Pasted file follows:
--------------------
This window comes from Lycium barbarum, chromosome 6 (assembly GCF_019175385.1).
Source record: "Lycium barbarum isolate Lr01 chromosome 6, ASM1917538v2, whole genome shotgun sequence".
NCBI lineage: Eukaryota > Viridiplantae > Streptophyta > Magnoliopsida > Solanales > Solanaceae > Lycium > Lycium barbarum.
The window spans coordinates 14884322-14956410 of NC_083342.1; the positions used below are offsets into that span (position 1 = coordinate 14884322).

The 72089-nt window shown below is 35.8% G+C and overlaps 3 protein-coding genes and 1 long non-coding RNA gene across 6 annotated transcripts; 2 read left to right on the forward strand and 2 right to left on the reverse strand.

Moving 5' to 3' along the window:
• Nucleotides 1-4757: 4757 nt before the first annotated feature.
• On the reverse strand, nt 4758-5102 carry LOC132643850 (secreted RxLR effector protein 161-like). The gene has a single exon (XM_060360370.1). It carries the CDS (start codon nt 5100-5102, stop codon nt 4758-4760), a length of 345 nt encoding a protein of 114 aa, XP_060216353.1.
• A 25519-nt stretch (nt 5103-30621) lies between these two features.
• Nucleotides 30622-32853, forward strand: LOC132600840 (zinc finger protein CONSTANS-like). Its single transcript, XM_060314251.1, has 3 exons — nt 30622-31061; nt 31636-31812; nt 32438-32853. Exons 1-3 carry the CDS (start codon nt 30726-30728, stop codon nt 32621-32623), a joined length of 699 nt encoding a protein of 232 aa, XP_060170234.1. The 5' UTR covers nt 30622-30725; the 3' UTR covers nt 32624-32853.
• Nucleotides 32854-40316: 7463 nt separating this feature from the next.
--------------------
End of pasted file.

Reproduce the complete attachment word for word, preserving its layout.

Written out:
This window comes from Lycium barbarum, chromosome 6 (assembly GCF_019175385.1).
Source record: "Lycium barbarum isolate Lr01 chromosome 6, ASM1917538v2, whole genome shotgun sequence".
NCBI lineage: Eukaryota > Viridiplantae > Streptophyta > Magnoliopsida > Solanales > Solanaceae > Lycium > Lycium barbarum.
The window spans coordinates 14884322-14956410 of NC_083342.1; the positions used below are offsets into that span (position 1 = coordinate 14884322).

The 72089-nt window shown below is 35.8% G+C and overlaps 3 protein-coding genes and 1 long non-coding RNA gene across 6 annotated transcripts; 2 read left to right on the forward strand and 2 right to left on the reverse strand.

Moving 5' to 3' along the window:
• Nucleotides 1-4757: 4757 nt before the first annotated feature.
• On the reverse strand, nt 4758-5102 carry LOC132643850 (secreted RxLR effector protein 161-like). The gene has a single exon (XM_060360370.1). It carries the CDS (start codon nt 5100-5102, stop codon nt 4758-4760), a length of 345 nt encoding a protein of 114 aa, XP_060216353.1.
• A 25519-nt stretch (nt 5103-30621) lies between these two features.
• Nucleotides 30622-32853, forward strand: LOC132600840 (zinc finger protein CONSTANS-like). Its single transcript, XM_060314251.1, has 3 exons — nt 30622-31061; nt 31636-31812; nt 32438-32853. Exons 1-3 carry the CDS (start codon nt 30726-30728, stop codon nt 32621-32623), a joined length of 699 nt encoding a protein of 232 aa, XP_060170234.1. The 5' UTR covers nt 30622-30725; the 3' UTR covers nt 32624-32853.
• Nucleotides 32854-40316: 7463 nt separating this feature from the next.